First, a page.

IPSO Blog: Launch of the compulsory arbitration scheme – what do the changes mean?

Complaints and Arbitration Officer Madeline Palacz on what the changes to IPSO's arbitration scheme mean and how we might be able to help you access your legal rights quickly, cheaply and effectively with compulsory arbitration.

IPSO’s complaints process enables you to make a complaint under the Editors’ Code of Practice, free of charge. IPSO doesn’t just handle complaints against the press. We also run an arbitration scheme for legal claims and from today, a compulsory version of the scheme is now in operation. 

This blog explains what arbitration is, what the new changes mean and how IPSO’s scheme might be able to help you. As the Complaints and Arbitration Officer, I am always happy to answer any questions members of the public may have about arbitration and our scheme. I hope that the changes which we have made today will mean that people who feel that they have been wronged by a newspaper are able to access their legal rights quickly, cheaply and effectively. 

What is arbitration? 

Since 2016 we have operated an arbitration scheme which enables members of the public to access their legal rights. 

I often speak to members of the public who are concerned that a newspaper has libeled them, or invaded their privacy. Taking a newspaper to court can often be an expensive, stressful and drawn-out experience; IPSO’s arbitration scheme provides an inexpensive and straight forward alternative. 

Arbitration works like court, but with some key differences. 

In IPSO’s arbitration Scheme, you will be able to make legal claims against participating publications, including claims for libel, invasion of privacy, data protection and harassment. Instead of a judge in a court room, a highly experience media law barrister will be deciding whether or not your claim is successful, and will award you a remedy if the law has been broken.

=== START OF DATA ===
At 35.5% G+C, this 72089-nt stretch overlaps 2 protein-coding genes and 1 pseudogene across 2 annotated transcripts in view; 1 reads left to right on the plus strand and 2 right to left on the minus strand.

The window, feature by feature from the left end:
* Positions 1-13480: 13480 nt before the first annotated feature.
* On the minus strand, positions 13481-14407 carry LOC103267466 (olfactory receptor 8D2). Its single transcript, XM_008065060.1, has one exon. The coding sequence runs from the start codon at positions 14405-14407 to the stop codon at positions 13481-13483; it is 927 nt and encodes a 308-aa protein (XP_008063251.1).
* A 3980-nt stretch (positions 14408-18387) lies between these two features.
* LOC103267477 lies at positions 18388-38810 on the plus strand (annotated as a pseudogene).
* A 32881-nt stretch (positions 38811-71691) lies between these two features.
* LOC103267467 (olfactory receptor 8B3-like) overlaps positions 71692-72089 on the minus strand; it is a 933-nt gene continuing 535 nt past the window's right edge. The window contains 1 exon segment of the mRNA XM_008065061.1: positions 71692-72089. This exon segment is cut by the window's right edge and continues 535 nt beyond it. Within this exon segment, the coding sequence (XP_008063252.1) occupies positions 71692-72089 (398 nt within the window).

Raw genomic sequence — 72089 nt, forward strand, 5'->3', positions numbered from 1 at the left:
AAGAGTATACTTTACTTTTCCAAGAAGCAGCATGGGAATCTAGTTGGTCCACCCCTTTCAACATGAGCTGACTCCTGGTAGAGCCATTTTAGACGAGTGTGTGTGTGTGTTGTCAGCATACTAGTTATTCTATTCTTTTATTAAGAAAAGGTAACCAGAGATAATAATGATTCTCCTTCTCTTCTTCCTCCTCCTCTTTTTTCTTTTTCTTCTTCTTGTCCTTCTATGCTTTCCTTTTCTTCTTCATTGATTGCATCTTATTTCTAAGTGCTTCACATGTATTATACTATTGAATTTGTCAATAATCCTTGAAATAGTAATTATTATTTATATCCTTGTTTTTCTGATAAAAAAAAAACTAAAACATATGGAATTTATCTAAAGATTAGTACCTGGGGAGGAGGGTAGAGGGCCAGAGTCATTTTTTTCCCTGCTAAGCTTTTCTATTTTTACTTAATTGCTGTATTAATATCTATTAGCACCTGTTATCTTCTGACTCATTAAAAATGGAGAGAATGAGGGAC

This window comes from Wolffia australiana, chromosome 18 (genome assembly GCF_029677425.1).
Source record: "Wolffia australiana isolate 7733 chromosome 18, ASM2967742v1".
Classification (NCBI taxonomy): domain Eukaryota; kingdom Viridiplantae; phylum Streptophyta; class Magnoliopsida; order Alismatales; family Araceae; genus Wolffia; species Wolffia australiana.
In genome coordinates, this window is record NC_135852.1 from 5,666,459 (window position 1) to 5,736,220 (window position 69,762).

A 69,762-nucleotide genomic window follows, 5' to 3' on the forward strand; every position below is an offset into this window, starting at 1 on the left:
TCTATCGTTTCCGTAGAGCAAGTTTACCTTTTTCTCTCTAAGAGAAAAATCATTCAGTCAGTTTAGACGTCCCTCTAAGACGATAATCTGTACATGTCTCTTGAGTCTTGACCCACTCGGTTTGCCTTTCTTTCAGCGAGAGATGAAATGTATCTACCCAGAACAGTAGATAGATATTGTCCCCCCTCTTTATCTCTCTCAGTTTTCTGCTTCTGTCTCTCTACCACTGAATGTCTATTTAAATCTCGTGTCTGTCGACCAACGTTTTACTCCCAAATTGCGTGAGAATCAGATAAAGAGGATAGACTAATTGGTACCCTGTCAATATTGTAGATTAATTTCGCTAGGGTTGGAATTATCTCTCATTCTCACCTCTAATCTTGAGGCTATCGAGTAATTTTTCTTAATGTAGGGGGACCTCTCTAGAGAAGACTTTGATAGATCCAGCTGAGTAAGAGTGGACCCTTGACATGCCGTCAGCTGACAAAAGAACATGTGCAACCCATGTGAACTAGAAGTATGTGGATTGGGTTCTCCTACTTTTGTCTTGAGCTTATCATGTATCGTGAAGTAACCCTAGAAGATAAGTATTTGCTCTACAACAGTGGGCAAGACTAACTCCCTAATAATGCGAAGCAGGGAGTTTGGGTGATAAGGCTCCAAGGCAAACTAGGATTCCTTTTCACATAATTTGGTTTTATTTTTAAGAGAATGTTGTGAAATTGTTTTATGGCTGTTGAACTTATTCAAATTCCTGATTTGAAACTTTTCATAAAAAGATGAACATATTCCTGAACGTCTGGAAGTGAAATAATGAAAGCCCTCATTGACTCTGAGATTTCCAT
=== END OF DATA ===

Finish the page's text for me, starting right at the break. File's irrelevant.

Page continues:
It’s important to remember that, unlike making a complaint under the Editors’ Code of Practice, making an arbitration claim is not free. But it is low cost compared to legal action through the courts – if your claim is taken forward, you may be liable to pay up to £100. 

What do the new changes mean? 

Since 2016, it has been voluntary for a publication signed up to our scheme to participate in it. The changes which we’ve announced mean that there will now be two versions of the scheme: a compulsory version, as well as the voluntary version. 

Under the compulsory version of the scheme, if you have a genuine legal claim against a national newspaper participating in the scheme, the newspaper has no choice but to arbitrate. Seven best-selling national daily newspapers and eight best-selling Sunday newspapers have agreed to sign up and you can win damages of up to £60,000 and recover costs of up to £25,000. 

Why should I use the scheme? 

It’s cheaper that court. People using our arbitration scheme would pay £50 to begin the process, and £50 to reach a final ruling. 

If you lose in court, it is likely that you will have to pay legal costs of the publisher. You will not have to pay the publisher’s costs as part of the IPSO scheme (unless your claim is ruled to be frivolous or vexatious). 

What should I do next? 

If you think that you have a genuine legal claim against a participating publication, have a look at the information on our website. This explains what you need to do in order to submit a claim. 

The three things you should think about are: 

If you need more information or help in understanding and using the scheme contact me on 0300 123 22 20 or email arbitration@ipso.co.uk


Originally published 2 August 2018.